Les MacKenzie Professor Les MacKenzie delivered his "Last Lecture on Earth" to a full Ellis Hall.

On Saturday afternoon, Anatomy and Cell Biology professor Les MacKenzie packed Ellis Hall for his Last Lecture on Earth “Human Monster’s: Fact or Fiction”. He broke the audience into groups trying to define monstrosity, and then brought everyone together to separate the fact from fiction in the genesis of the human monster.

"I really enjoyed the lecture, it was disturbing and reassuring all at once,” said George Jackson, Political Studies '85. “It was really interesting when he got into the idea of monstrosity as physical or mental. I'd never thought about it that way. I also thought he was just a really great speaker, really interesting, and the audience participation was fun."

The participants weren’t the only ones enjoying the session. The people giving the lectures were having fun too. Biology professor John Smol presented two sobering topics over the weekend “Arctic Environments” and “Human Activities, Water Pollution and Environment Change.”

John SmolProfessor John Smol explained how changes in the arctic have an extreme impact on the rest of the world.

"I've been involved with MiniU since it started, and I got involved for so many reasons,” said Dr. Smol. “Public education is really important and these are issues that people need to know about. I think there was also a demand for an educational aspect to Spring Reunion. People wanted to have these kinds of lectures and tours, and I think it’s a great fit. And the people who come out to these events are so interesting, and have a lot of great questions, it's just a lot of fun for me to do."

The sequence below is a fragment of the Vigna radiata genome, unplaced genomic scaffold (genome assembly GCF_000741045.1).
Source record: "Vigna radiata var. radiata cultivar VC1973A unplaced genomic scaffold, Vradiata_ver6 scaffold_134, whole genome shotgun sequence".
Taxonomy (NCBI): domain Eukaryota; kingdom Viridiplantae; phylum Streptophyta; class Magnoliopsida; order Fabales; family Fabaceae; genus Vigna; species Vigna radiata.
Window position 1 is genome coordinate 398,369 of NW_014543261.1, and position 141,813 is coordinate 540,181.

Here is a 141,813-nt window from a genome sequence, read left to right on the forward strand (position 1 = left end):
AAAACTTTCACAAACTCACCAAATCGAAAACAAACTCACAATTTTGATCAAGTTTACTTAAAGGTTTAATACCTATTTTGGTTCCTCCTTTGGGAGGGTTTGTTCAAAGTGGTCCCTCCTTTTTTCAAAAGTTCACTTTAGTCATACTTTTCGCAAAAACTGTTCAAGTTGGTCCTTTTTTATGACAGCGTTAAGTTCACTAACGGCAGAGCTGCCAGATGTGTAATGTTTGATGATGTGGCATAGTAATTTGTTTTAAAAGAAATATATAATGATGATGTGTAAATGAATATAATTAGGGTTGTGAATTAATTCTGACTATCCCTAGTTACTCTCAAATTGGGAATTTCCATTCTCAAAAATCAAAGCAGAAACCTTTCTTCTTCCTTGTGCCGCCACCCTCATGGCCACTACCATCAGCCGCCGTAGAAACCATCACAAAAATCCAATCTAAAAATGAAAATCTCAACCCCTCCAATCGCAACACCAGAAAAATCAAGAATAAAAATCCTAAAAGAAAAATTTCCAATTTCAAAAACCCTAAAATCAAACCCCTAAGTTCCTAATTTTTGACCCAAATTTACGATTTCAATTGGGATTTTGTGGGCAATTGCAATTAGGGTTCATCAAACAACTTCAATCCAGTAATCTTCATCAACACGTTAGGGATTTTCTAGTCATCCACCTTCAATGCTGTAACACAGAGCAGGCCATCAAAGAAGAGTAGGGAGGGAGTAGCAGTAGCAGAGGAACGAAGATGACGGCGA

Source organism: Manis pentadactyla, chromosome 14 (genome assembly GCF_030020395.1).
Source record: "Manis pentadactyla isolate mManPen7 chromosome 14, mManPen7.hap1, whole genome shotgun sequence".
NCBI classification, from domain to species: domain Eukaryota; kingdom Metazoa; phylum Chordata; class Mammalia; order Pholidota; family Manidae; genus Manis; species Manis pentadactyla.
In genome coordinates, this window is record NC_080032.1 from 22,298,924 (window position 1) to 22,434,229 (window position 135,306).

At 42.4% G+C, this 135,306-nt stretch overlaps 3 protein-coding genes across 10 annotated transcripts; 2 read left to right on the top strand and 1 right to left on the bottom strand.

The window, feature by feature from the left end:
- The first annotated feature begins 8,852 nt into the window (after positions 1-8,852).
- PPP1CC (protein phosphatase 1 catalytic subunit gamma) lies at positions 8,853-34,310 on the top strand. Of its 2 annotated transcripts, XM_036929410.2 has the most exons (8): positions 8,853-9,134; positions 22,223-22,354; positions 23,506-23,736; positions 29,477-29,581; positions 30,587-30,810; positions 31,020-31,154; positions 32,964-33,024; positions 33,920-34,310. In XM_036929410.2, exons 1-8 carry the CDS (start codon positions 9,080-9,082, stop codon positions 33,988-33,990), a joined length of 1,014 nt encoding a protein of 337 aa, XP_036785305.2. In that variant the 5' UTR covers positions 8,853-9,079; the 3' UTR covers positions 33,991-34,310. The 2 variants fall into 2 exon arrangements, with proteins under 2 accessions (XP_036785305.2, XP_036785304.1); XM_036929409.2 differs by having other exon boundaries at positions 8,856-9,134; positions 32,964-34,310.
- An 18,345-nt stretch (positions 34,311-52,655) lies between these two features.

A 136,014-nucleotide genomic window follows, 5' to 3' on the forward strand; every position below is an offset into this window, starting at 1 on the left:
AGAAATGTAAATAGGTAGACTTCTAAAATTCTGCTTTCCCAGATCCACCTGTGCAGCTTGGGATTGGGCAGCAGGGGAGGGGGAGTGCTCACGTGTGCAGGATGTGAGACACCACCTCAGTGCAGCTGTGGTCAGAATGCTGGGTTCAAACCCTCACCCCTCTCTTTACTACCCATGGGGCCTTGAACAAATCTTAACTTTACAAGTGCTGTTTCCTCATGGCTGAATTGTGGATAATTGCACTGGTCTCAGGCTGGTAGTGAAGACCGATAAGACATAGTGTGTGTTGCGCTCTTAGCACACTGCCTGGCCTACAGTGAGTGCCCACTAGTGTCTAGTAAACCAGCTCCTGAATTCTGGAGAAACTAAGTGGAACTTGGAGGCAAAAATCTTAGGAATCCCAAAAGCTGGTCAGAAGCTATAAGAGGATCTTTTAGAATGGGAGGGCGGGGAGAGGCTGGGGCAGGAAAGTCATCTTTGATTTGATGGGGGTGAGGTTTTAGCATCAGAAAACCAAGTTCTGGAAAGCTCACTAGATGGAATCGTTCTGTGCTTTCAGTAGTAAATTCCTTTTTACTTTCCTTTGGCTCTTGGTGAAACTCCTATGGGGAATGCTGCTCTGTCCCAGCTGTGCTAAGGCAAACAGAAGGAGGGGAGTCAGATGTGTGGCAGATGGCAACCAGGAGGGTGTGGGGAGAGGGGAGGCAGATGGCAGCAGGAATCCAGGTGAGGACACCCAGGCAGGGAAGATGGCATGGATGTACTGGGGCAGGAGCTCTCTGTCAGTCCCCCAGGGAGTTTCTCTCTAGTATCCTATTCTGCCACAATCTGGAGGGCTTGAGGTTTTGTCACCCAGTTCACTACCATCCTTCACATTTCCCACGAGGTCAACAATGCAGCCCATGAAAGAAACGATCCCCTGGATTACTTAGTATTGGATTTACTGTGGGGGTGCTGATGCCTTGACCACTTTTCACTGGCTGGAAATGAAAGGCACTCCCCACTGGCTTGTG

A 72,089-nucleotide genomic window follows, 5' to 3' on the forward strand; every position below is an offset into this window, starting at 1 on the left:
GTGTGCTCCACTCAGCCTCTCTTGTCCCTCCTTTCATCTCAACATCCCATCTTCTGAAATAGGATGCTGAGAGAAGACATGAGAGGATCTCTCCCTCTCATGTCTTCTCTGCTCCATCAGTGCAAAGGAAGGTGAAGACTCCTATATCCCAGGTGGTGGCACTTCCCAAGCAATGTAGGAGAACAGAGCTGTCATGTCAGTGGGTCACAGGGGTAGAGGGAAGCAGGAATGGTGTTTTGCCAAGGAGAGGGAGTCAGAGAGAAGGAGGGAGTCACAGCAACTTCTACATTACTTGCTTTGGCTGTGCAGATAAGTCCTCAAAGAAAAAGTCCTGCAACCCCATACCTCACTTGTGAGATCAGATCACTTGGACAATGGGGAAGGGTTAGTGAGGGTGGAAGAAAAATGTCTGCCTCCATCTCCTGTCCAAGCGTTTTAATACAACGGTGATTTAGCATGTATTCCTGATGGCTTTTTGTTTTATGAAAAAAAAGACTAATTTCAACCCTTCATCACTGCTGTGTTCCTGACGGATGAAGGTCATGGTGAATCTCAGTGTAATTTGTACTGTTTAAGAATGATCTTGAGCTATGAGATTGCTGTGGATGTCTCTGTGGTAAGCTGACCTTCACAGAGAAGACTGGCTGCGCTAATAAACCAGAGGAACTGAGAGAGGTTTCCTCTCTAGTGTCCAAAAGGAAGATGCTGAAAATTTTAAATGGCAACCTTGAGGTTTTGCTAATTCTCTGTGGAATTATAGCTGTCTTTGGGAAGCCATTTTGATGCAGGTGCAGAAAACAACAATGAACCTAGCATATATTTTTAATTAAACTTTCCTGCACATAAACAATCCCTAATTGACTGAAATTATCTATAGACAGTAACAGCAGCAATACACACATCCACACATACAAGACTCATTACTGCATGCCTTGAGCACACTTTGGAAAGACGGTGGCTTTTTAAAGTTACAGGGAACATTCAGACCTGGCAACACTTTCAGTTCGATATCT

The tours and demonstrations throughout the weekend were also well attended and enjoyed. Registration for the tour of the Anatomy Museum filled up quickly and Charles Graham supplemented a tour of the remarkable facilities on campus with an overview of his groundbreaking cancer research.

"The lecture was great, and the professor was very charismatic and informative,” said Shawn Butler. “We really learned a lot.”

Other participants echoed the praise. "I did my Occupational Therapy degree here 20 years ago, although the lab wasn't in this building then,” said Anne Robertson. “This is my first time back, and it's a pretty neat experience."

Herb StaceyBruce Alexander, Comm'60, Chris Nowakowski, Comm '60, and Ben Peco, PhysEd'02, listen to Herb Stacey explain the intricacies of the Queen's Centre.

The tour of the Queen’s Centre by Herb Stacey, Associate Director, Facilities and Business Development in Athletics and Recreation also impressed his crowd.